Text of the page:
“Violence against women is pervasive in South Africa where, as in many other countries, cultural values and norms serve to condone and reinforce abusive practices against women”. A number of reports have been released by Government this year and provides important information and feedback with regards to progress made (in terms of implementing the Beijing declaration and platform for action), planning and budgeting to address gender-based violence in South Africa. You can download these reports at the links provided below.
South Africa’s Beijing +20 Report: progress made on the implementation of the Beijing declaration and platform for action and the outcomes document of the 23rd special session of the general assembly in 2000
“South Africa participated in the 4th World Conference of Women in 1995, and signed the Beijing Declaration and Platform for Action in the same year. South Africa committed to undertake a comprehensive national-level review of the progress made and challenges encountered in implementing the Platform for Action for the achievement of gender equality and empowerment of women. It is envisaged that this national-level review will contribute in understanding and engagement of how gender equality and the empowerment of women can be strengthened in a Post-2015 Development Agenda”.
By Lorenzo Wakefield commissioned by the Parliament of South Africa
“Twenty questions relating to the policing of gender-based violence crimes were sent to the SAPS, in preparation for the Select Committee on Women, Children and People with Disabilities meeting on 14 August 2013. The purpose of this paper is to analyse the responses received from SAPS, taking into account the backdrop of the public hearings held in 2009 together with the recommendations of the 57th Session of the Commission on the Status of Women”.
By Jen Thorpe commissioned by the Parliament of South Africa
“It is not always clear how much the South African Government is spending on the implementation of the Domestic Violence Act or the Criminal Law (Sexual Offences and Related Matters) Act 32 of 2007 (The Sexual Offences Act). This is partly because spending on the implementation of these laws becomes invisible in the Estimates of National Expenditure, and within Departments’ own budget votes.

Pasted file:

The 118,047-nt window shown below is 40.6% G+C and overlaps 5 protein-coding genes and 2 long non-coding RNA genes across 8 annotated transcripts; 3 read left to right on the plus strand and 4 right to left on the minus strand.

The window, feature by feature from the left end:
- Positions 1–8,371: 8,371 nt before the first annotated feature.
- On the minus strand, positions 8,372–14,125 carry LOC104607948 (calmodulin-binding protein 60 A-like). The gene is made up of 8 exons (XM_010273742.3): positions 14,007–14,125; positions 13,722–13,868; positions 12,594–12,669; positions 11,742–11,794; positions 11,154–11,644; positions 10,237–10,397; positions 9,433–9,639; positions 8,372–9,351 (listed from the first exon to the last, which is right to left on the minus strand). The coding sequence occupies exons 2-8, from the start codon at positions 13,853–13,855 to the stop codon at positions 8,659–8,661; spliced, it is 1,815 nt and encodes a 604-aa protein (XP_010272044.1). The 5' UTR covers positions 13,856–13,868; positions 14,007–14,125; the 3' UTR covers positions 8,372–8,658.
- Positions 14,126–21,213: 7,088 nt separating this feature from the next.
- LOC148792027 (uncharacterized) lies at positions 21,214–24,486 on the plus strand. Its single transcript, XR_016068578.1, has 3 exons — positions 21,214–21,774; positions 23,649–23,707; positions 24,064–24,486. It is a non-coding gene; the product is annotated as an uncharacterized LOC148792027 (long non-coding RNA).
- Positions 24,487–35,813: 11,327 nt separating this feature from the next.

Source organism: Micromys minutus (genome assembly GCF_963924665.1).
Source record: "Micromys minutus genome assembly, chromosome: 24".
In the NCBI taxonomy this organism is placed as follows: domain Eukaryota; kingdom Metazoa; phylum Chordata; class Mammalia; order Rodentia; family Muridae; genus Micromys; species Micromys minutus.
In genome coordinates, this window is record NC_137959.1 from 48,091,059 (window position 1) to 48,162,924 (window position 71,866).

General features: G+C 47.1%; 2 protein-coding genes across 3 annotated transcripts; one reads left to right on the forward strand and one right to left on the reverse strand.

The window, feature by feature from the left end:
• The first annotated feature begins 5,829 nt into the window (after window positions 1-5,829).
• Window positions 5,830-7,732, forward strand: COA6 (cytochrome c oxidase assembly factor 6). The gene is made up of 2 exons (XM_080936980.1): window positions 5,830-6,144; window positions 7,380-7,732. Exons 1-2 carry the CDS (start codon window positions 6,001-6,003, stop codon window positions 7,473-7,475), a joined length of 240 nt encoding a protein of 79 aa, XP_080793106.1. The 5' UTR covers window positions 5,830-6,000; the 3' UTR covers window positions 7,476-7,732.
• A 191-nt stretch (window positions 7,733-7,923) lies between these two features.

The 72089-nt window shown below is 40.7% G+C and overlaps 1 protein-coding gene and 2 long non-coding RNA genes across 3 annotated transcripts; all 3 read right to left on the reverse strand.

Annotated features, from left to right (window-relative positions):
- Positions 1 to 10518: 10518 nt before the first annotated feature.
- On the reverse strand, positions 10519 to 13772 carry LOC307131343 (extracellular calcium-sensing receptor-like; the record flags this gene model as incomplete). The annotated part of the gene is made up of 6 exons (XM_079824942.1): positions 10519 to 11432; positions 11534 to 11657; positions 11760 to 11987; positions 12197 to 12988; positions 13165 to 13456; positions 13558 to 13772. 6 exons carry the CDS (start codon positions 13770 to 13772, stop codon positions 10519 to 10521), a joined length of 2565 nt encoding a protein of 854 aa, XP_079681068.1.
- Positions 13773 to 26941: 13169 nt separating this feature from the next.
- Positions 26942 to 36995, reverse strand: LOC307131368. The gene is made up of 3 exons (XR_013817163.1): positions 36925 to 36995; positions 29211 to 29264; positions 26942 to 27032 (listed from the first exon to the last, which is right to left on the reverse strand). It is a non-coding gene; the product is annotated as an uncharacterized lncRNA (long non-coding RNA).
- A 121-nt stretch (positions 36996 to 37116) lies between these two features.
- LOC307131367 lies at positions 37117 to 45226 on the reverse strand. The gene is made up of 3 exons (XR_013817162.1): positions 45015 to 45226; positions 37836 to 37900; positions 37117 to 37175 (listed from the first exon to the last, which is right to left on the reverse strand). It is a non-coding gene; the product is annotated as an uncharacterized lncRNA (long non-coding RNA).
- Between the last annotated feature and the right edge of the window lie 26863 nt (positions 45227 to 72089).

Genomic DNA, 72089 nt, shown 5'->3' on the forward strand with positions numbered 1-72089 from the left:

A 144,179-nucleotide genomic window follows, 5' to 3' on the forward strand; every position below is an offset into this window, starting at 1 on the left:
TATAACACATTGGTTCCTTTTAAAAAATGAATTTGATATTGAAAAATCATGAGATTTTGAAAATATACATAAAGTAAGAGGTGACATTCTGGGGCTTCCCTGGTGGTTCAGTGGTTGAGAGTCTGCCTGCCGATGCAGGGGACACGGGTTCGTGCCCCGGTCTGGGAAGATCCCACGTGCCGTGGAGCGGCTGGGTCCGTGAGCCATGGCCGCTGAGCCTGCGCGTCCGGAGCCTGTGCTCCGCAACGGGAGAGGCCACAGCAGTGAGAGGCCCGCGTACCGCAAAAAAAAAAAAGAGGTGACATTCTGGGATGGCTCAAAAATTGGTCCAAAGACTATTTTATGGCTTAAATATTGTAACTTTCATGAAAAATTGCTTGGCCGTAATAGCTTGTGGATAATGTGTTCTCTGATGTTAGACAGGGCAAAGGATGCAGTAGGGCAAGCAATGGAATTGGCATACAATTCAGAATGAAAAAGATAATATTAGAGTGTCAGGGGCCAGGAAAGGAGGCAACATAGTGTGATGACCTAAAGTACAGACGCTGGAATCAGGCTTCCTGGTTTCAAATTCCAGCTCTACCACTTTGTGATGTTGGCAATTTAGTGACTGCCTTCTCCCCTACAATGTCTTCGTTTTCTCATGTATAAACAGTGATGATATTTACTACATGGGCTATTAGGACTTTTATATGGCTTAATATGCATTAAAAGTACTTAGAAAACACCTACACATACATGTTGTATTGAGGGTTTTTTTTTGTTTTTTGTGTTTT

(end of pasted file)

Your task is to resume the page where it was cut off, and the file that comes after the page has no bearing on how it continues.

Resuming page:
Without an adequate idea of the costs of providing the services, a sufficient budget is not likely to be provided. In addition, without reported disaggregated statistics on the scale and incidence of domestic and sexual violence against women in South Africa, it will be impossible to ensure that budgets are directed to the right places. This paper aims to explore some of the hidden costs associated with providing services for victims of violence”.
By Joy Watson commissioned by the Parliament of South Africa
“This paper tracks expenditure on gender-based violence in the Department of Justice and Constitutional Development in the 2013/14 period. It constitutes part of a project of the Research Unit at Parliament to analyse Government spending on gender-based violence in terms of its justice, police, social development and health-related costs. It draws on responses received by the Department to research questions sent to it by the Select Committee on Women, Children and Persons with Disabilities. It is further informed by a site visit by researchers to the Mitchell’s Plain Court and the Thuthuzela Care Centre”.
Kim, J. & Motsei, M. 2002. “Women enjoy punishment”: attitudes and experiences of gender-based violence among PHC nurses in rural South Africa. Social Science and Medicine, 54(8): 1243–1254